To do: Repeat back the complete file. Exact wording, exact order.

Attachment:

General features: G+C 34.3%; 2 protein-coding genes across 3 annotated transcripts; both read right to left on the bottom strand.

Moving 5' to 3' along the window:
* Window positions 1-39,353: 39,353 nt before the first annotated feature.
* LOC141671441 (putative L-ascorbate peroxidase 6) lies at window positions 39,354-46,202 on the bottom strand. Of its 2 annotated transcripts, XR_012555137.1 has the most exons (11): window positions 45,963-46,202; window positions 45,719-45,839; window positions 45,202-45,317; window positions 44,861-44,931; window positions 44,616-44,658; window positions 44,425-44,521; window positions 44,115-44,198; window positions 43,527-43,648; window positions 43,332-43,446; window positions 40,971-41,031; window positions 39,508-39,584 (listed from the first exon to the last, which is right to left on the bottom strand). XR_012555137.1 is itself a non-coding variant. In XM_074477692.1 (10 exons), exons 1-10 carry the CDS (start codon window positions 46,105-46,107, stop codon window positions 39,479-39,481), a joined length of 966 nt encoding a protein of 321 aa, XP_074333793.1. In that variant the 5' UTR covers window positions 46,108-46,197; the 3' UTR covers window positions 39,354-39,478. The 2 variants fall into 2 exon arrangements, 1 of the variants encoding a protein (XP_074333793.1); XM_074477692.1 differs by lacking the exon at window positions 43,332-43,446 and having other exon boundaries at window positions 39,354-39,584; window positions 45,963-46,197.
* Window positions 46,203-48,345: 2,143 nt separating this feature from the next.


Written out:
General features: G+C 34.3%; 2 protein-coding genes across 3 annotated transcripts; both read right to left on the bottom strand.

Moving 5' to 3' along the window:
* Window positions 1-39,353: 39,353 nt before the first annotated feature.
* LOC141671441 (putative L-ascorbate peroxidase 6) lies at window positions 39,354-46,202 on the bottom strand. Of its 2 annotated transcripts, XR_012555137.1 has the most exons (11): window positions 45,963-46,202; window positions 45,719-45,839; window positions 45,202-45,317; window positions 44,861-44,931; window positions 44,616-44,658; window positions 44,425-44,521; window positions 44,115-44,198; window positions 43,527-43,648; window positions 43,332-43,446; window positions 40,971-41,031; window positions 39,508-39,584 (listed from the first exon to the last, which is right to left on the bottom strand). XR_012555137.1 is itself a non-coding variant. In XM_074477692.1 (10 exons), exons 1-10 carry the CDS (start codon window positions 46,105-46,107, stop codon window positions 39,479-39,481), a joined length of 966 nt encoding a protein of 321 aa, XP_074333793.1. In that variant the 5' UTR covers window positions 46,108-46,197; the 3' UTR covers window positions 39,354-39,478. The 2 variants fall into 2 exon arrangements, 1 of the variants encoding a protein (XP_074333793.1); XM_074477692.1 differs by lacking the exon at window positions 43,332-43,446 and having other exon boundaries at window positions 39,354-39,584; window positions 45,963-46,197.
* Window positions 46,203-48,345: 2,143 nt separating this feature from the next.